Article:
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Old 08-29-2010, 06:37 PM   #1
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Should I Install 30 or 50 amp Shore Power?

We will be spending a fair amount of time at my father in laws small farm in Minnesota and I just can't live on the 20 amp outlet next to the barn. I'm going to have an electrician install a dedicated outlet for my 40' DP but have a few questions:

1) The house is nearly 100 years old. I certainly don't want to tie into anything that's been there that long so plan to have the new line run directly from new breakers in the service panel, under ground to a pole near where I'll be parking. Question is... since we're really starting from scratch here is there any reason NOT to put in a 50 amp rather than 30? I'm assuming there's an extra few dollars in material but shouldn't the labor be about the same?

2) I plan to do the grunt work to keep cost down so I'll be digging and recovering the required trenches... about 100'. Am I over simplifying this or should an electrician be able to install the breakers... run the cables... and install the receptical within 3 or 4 hours?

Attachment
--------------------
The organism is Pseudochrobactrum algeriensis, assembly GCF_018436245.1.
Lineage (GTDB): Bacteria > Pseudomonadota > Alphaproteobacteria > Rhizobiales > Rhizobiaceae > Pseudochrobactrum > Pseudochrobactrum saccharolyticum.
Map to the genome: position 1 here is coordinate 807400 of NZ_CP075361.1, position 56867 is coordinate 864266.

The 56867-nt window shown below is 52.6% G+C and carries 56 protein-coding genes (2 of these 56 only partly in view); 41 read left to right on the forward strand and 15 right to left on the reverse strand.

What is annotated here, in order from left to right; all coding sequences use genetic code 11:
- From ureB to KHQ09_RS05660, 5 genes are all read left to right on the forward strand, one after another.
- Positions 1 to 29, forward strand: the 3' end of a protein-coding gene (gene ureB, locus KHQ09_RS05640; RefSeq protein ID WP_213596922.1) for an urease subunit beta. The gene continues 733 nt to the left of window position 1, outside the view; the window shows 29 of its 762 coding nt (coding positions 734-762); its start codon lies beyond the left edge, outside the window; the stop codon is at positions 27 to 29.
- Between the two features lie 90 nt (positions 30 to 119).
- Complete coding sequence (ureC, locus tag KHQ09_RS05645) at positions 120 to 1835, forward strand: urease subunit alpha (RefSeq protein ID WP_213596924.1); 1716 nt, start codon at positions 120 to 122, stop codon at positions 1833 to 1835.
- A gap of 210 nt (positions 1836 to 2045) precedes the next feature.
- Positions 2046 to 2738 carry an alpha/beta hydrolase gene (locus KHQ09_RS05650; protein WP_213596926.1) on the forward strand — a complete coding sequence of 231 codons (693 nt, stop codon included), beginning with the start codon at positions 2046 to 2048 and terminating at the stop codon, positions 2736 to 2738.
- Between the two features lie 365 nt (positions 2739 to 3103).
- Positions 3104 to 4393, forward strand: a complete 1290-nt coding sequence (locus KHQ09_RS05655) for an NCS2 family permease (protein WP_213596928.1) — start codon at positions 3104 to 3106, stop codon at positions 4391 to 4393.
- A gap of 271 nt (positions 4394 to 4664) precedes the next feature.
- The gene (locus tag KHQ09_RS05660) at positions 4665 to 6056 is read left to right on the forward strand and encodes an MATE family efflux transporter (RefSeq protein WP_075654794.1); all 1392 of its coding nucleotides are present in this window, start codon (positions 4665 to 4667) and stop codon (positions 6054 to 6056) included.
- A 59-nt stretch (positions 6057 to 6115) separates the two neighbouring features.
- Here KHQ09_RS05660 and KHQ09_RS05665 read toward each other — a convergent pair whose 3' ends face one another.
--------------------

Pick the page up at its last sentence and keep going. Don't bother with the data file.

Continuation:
I've found several good references here that I can print and provide the electrician on the proper wiring but I'm trying to estimate how large of a bill I'm signing up for. I'm guessing $250 in material and since it's a rural area, about $80/hr for the electrician... or, something just over $500 total. It's no small sum but considering we average nearly $30/day for campground fees it pays for itself pretty quickly.

Thanks in advance for any insights.

Rick

PS.... we plan to be nowhere near Minnesota in the winter but do need all the A/C we can get in the summer!
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Old 08-29-2010, 06:45 PM   #2
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Sounds like you should put the 50 amp service in.
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Old 08-29-2010, 06:55 PM   #3
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50 amp by all means. That way you'll be able to use everything in your coach.
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Old 08-29-2010, 06:56 PM   #4
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I think the limiting factor is going to be the panel capacity that you are planning to hook to. having said that 50 amp would be better IMHO than 30. Suggest to the electrician that he provide the cable and you trench and lay it in and after his inspection you'll cover the trench. One more suggestion is to use some PVC conduit for you underground run. It will protect the wire and make future repairs much easier for minimal additional cost.